I do not permit a woman to teach or to have authority over a man …

Really?

1 Timothy 2:12-15
12     I do not permit a woman to teach or to have authority over a man; she must be silent.
13     For Adam was formed first, then Eve.
14     And Adam was not the one deceived; it was the woman who was deceived and became a sinner.
15     But women will be saved through childbearing– if they continue in faith, love and holiness with propriety.
(NIV)

I have been studying this and related passages for a number of weeks now, and am preparing to present a lesson this Sunday at Lake Merced Church of Christ covering 1 Timothy 2:12-15.

Before me lies a stack of books on my desk that I have already read articulating various positions, and today will be spent wrapping up my reading of Piper & Grudem’s Recovering Biblical Manhood & Womanhood.

The 1 Timothy passage and related scriptures have presented me with the most challenging exegetical work I have engaged in thus far in my young career. After an honest and careful study, the answers emerging regarding: 1) the problem Paul is addressing in this text, 2) what the text actually says in the original language, and 3) proper present-day application of it are quite different from the answers I would have provided before seriously studying.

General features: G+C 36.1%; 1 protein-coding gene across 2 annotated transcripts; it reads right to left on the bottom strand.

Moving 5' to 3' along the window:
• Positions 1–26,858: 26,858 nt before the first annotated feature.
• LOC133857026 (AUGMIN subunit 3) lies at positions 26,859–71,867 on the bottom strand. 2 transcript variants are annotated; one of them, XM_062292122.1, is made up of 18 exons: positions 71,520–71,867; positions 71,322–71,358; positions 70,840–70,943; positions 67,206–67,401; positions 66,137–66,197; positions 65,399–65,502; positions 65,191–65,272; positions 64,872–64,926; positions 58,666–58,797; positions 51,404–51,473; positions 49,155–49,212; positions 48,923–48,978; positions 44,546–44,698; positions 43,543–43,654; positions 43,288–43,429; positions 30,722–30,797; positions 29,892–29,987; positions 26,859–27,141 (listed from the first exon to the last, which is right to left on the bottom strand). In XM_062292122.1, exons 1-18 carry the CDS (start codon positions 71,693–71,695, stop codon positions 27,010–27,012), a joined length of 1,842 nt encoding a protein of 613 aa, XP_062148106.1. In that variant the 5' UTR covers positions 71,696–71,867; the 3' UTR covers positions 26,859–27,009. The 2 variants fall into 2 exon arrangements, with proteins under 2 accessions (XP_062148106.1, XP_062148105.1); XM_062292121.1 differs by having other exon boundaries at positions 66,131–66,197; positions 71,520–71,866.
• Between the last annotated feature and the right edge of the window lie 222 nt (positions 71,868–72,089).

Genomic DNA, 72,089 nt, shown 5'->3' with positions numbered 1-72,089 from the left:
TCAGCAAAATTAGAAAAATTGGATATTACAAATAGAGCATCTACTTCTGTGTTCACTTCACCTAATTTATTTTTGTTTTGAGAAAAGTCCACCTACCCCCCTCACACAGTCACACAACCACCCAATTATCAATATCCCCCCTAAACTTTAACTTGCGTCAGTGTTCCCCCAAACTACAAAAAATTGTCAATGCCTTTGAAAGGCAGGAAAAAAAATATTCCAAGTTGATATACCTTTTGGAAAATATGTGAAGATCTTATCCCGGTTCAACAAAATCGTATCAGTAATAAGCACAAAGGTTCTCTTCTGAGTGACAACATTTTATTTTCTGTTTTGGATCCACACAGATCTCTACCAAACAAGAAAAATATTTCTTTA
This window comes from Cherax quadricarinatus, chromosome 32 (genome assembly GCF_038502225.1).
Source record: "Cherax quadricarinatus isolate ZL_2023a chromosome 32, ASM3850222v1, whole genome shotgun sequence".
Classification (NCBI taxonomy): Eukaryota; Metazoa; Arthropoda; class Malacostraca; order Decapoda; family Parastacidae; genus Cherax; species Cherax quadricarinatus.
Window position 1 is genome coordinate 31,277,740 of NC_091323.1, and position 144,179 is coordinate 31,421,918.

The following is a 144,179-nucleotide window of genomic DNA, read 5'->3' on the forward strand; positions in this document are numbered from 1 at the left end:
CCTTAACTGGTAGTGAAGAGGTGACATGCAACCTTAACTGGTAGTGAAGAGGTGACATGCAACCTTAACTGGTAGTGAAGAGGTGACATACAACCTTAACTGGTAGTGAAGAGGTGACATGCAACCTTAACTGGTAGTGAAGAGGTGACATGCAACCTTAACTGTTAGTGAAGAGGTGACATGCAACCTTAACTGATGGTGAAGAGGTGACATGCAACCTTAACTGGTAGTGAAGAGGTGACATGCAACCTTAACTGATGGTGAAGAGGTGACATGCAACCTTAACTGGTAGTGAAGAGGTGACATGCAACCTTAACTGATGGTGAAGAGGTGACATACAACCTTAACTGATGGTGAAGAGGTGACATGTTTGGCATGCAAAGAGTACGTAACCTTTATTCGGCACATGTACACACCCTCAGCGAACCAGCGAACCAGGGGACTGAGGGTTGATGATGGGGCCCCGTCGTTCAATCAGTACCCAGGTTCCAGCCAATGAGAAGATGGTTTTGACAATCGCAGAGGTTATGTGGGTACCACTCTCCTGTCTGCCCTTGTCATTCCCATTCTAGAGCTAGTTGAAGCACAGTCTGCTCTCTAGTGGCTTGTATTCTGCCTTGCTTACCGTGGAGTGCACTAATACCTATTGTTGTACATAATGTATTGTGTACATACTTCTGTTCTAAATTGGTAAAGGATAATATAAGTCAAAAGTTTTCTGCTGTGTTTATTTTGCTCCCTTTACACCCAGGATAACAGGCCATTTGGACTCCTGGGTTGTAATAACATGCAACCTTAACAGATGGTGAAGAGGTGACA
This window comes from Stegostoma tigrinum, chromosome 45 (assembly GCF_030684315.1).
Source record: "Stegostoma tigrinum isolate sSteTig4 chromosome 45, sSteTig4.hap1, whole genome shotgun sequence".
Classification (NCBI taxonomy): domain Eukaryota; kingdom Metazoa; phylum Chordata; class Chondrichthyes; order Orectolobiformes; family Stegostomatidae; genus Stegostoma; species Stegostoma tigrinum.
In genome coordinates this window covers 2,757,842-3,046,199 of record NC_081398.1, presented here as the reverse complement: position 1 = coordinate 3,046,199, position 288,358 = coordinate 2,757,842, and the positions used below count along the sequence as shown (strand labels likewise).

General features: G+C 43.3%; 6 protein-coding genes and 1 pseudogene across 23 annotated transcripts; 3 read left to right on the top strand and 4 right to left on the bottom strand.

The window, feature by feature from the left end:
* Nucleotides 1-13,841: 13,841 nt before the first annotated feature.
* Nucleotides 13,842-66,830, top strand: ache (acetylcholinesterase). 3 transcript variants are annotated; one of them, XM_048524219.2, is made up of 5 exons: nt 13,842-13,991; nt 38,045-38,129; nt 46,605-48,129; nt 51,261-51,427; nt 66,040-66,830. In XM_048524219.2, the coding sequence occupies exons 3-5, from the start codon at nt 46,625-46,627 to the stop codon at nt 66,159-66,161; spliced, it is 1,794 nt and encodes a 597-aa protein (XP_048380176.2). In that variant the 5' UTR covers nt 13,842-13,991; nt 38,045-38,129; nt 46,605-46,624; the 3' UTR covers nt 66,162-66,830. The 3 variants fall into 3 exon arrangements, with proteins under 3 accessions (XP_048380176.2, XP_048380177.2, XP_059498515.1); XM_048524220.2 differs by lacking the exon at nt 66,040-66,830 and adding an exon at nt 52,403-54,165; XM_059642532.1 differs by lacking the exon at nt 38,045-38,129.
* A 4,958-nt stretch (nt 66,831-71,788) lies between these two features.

I’ll get into that more later, but would like to toss this out to you in the meantime:

How do you handle this text? Any idea what the problem is Paul is addressing? What’s the underlying, trans-cultural principle put forth? How do we apply it today?

Back to the books for me – more later.

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21 thoughts on “I do not permit a woman to teach or to have authority over a man …

  1. Daniel says:

    Just a few thoughts on this one. My first thought is that this is one of the most controversial passages in the NT and should be passed over at all costs….but that would be wrong.

    1) Woman and wife are the same word in Greek, as are man and husband. Could he be talking about wives not taking authority over their husbands? Kinda makes the childbearing part make a little more sense.

    2) I still don’t really understand his appeal to the order of creation. This is the same writer who says that there is neither male nor female because we are all one in Christ.

    3) I wonder if this is more a command about men than it is about women. He says the woman was deceived first and became a sinner. But it was the man’s responsibility to relate God’s command to his wife. Then Eve turned around and gave the fruit to Adam. That’s two strikes against Adam’s leadership as a man and a husband.

    4) Even if this is more about what women can and cannot do, I think we have a tendency to take it to an extreme. Since when did serving a meal (i.e. the Lord’s supper) become a role of authority?